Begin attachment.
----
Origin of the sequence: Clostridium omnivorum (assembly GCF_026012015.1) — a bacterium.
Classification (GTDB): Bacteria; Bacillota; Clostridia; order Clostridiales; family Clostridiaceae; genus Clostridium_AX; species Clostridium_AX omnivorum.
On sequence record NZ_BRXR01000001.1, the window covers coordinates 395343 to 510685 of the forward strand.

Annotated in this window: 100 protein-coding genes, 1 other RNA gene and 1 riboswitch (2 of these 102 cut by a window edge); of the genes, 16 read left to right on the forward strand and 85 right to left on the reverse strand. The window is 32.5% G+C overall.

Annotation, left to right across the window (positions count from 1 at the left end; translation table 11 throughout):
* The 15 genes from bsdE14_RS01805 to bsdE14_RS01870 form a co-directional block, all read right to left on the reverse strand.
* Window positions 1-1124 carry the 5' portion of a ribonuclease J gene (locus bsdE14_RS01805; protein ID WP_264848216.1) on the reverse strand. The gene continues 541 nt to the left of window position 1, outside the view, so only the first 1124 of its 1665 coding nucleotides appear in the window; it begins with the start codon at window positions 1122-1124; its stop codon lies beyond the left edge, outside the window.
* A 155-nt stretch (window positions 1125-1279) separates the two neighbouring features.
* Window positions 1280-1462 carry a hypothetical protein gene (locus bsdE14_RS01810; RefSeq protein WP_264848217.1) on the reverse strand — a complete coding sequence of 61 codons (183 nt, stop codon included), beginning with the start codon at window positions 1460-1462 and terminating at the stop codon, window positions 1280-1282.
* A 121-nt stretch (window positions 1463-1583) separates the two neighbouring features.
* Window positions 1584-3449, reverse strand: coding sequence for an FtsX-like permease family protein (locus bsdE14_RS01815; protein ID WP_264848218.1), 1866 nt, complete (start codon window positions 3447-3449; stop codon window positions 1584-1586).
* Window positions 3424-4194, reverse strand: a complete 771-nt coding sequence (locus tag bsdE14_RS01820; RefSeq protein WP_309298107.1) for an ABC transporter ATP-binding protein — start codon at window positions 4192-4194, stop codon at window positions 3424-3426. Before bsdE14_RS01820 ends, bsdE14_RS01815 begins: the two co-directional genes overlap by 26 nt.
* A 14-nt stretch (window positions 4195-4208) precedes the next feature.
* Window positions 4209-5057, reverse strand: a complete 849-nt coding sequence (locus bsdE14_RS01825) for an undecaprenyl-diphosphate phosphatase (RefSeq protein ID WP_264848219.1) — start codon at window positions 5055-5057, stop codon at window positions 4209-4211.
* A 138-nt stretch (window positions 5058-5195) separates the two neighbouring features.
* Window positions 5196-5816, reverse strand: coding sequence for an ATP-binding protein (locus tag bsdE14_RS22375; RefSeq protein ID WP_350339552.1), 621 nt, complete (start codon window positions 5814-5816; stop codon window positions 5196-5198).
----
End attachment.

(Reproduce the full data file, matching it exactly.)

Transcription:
Origin of the sequence: Clostridium omnivorum (assembly GCF_026012015.1) — a bacterium.
Classification (GTDB): Bacteria; Bacillota; Clostridia; order Clostridiales; family Clostridiaceae; genus Clostridium_AX; species Clostridium_AX omnivorum.
On sequence record NZ_BRXR01000001.1, the window covers coordinates 395343 to 510685 of the forward strand.

Annotated in this window: 100 protein-coding genes, 1 other RNA gene and 1 riboswitch (2 of these 102 cut by a window edge); of the genes, 16 read left to right on the forward strand and 85 right to left on the reverse strand. The window is 32.5% G+C overall.

Annotation, left to right across the window (positions count from 1 at the left end; translation table 11 throughout):
* The 15 genes from bsdE14_RS01805 to bsdE14_RS01870 form a co-directional block, all read right to left on the reverse strand.
* Window positions 1-1124 carry the 5' portion of a ribonuclease J gene (locus bsdE14_RS01805; protein ID WP_264848216.1) on the reverse strand. The gene continues 541 nt to the left of window position 1, outside the view, so only the first 1124 of its 1665 coding nucleotides appear in the window; it begins with the start codon at window positions 1122-1124; its stop codon lies beyond the left edge, outside the window.
* A 155-nt stretch (window positions 1125-1279) separates the two neighbouring features.
* Window positions 1280-1462 carry a hypothetical protein gene (locus bsdE14_RS01810; RefSeq protein WP_264848217.1) on the reverse strand — a complete coding sequence of 61 codons (183 nt, stop codon included), beginning with the start codon at window positions 1460-1462 and terminating at the stop codon, window positions 1280-1282.
* A 121-nt stretch (window positions 1463-1583) separates the two neighbouring features.
* Window positions 1584-3449, reverse strand: coding sequence for an FtsX-like permease family protein (locus bsdE14_RS01815; protein ID WP_264848218.1), 1866 nt, complete (start codon window positions 3447-3449; stop codon window positions 1584-1586).
* Window positions 3424-4194, reverse strand: a complete 771-nt coding sequence (locus tag bsdE14_RS01820; RefSeq protein WP_309298107.1) for an ABC transporter ATP-binding protein — start codon at window positions 4192-4194, stop codon at window positions 3424-3426. Before bsdE14_RS01820 ends, bsdE14_RS01815 begins: the two co-directional genes overlap by 26 nt.
* A 14-nt stretch (window positions 4195-4208) precedes the next feature.
* Window positions 4209-5057, reverse strand: a complete 849-nt coding sequence (locus bsdE14_RS01825) for an undecaprenyl-diphosphate phosphatase (RefSeq protein ID WP_264848219.1) — start codon at window positions 5055-5057, stop codon at window positions 4209-4211.
* A 138-nt stretch (window positions 5058-5195) separates the two neighbouring features.
* Window positions 5196-5816, reverse strand: coding sequence for an ATP-binding protein (locus tag bsdE14_RS22375; RefSeq protein ID WP_350339552.1), 621 nt, complete (start codon window positions 5814-5816; stop codon window positions 5196-5198).